24 September 2010

Journalists Are People, Too, And They Have Emotions

Journalists, like fire fighters, police or soldiers, are first responders. They run towards trouble when everyone else is running in the opposite direction. As a result, they bear witness to human suffering in the most horrific of conditions. As a correspondent in Africa, I and other reporters spoke of covering the five D’s: the dead, the dying, the displaced, the diseased and the depressing.

Whether war or natural disaster, a plane crash or famine, genocide or rioting, child abuse or rape, regular exposure to these kinds of traumatic events can take a toll – because journalists are people and sometimes they can hit an emotional wall.

“Breaking News, Breaking Down” is the title of an award-winning documentary by former television reporter Mike Walter. He visited VOA this week to hold a workshop to help reporters and editors understand the impact of trauma reporting on journalists.

Mike recounted his own emotional breakdown after being an eyewitness to the 9/11 terrorist attack on the Pentagon. He literally watched as the hijacked airliner flew into the building, triggering a massive explosion and fire. He spent that day being interviewed over and over by news organizations about what he saw. He couldn’t shake the images from his mind. It changed his life, leading him to produce a film about his experiences and those of other journalists, shedding light on a topic that had previously been largely ignored.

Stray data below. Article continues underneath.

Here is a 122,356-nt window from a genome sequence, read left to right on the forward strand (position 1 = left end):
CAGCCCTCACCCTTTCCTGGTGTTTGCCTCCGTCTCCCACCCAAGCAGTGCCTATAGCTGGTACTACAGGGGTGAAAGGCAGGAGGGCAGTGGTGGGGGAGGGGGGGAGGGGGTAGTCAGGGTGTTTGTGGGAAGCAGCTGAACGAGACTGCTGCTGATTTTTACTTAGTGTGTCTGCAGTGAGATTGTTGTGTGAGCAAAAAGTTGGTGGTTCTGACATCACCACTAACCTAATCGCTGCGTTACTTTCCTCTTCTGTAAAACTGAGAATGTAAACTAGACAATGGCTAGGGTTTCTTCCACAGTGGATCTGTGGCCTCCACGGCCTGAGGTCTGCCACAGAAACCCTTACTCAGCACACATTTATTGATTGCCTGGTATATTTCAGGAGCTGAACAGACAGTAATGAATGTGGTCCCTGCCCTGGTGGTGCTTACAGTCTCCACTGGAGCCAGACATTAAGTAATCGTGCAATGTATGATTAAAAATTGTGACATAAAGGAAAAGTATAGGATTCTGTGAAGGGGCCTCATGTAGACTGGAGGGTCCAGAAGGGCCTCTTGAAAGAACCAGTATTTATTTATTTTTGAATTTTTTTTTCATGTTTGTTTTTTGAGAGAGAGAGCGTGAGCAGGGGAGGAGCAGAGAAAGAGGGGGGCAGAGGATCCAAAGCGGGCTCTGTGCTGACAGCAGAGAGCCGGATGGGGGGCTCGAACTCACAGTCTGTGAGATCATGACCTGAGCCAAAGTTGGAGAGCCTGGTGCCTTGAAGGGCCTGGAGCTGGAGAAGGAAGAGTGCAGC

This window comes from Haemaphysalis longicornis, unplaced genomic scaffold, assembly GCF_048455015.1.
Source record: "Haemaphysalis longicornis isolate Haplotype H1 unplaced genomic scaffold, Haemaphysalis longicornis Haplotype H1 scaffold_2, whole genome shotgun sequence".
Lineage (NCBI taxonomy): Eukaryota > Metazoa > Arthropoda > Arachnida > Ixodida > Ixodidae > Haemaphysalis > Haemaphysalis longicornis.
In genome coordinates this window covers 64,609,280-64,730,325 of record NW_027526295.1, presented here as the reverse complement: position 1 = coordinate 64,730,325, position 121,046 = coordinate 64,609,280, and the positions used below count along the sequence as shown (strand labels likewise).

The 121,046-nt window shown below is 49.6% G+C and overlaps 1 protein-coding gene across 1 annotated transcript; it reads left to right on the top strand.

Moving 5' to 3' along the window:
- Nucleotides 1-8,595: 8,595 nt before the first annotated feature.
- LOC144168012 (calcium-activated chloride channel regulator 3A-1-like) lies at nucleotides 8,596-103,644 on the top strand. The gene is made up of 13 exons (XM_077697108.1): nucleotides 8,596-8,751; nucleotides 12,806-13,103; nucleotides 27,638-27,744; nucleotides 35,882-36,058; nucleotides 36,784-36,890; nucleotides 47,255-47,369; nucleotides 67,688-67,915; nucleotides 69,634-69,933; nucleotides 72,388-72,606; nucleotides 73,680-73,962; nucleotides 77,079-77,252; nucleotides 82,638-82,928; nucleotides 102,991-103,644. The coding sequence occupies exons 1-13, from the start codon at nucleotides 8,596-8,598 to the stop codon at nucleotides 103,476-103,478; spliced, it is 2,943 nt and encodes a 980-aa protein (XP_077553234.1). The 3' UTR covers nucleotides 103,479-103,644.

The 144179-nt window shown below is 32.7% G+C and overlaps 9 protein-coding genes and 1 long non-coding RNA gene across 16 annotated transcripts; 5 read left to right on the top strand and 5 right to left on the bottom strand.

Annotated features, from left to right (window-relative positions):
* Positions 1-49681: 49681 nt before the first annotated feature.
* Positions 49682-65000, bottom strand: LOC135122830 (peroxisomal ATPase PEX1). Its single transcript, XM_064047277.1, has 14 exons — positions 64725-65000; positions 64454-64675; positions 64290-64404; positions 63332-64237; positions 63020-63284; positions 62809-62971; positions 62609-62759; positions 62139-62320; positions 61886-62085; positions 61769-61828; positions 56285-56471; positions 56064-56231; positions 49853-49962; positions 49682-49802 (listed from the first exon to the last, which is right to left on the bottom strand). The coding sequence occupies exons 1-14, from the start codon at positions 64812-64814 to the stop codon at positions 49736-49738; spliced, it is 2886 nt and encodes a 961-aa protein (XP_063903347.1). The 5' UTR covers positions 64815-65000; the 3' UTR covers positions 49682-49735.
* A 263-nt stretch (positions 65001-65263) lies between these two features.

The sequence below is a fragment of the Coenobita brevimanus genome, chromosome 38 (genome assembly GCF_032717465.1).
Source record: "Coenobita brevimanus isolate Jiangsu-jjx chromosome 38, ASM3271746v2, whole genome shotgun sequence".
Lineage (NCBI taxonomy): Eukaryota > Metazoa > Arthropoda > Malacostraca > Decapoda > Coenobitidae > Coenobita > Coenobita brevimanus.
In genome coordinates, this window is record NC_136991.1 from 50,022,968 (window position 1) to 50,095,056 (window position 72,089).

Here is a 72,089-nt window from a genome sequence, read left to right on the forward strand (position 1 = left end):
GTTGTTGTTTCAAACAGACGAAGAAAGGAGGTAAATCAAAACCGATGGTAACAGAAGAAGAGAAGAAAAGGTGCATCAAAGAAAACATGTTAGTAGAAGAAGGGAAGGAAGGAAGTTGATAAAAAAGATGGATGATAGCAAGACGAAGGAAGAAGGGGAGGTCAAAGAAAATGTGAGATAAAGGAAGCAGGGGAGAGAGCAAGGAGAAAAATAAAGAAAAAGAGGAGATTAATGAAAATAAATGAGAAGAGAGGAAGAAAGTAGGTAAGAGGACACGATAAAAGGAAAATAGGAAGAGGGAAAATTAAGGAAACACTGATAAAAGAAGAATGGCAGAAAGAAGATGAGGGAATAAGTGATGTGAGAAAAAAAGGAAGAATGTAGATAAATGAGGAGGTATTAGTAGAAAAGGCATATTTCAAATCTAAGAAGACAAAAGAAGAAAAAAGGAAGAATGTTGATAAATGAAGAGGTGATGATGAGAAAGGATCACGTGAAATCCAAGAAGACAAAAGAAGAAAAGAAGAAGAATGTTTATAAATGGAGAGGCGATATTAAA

The Dart Center for Journalism and Trauma says research shows most journalists are resilient despite repeated exposure to work-related traumatic events. “This is evidenced by low rates of posttraumatic stress disorder (PTSD) and other psychiatric disorders,” the Center says.

But it goes on to report: “A significant minority, however, are at risk for long-term psychological problems.”

The biggest risk falls on war correspondents. A 2003 study of 160 war correspondents found close to 30 percent had symptoms of post traumatic stress disorder.

Editors and journalists alike need to be aware of these risks in advance of an assignment and support structures need to be in place to help a journalist returning from a traumatic assignment. The Dart Center says if that is done, “the likely result is reduced risk of harm, as well as greater work satisfaction and productivity among journalists.”

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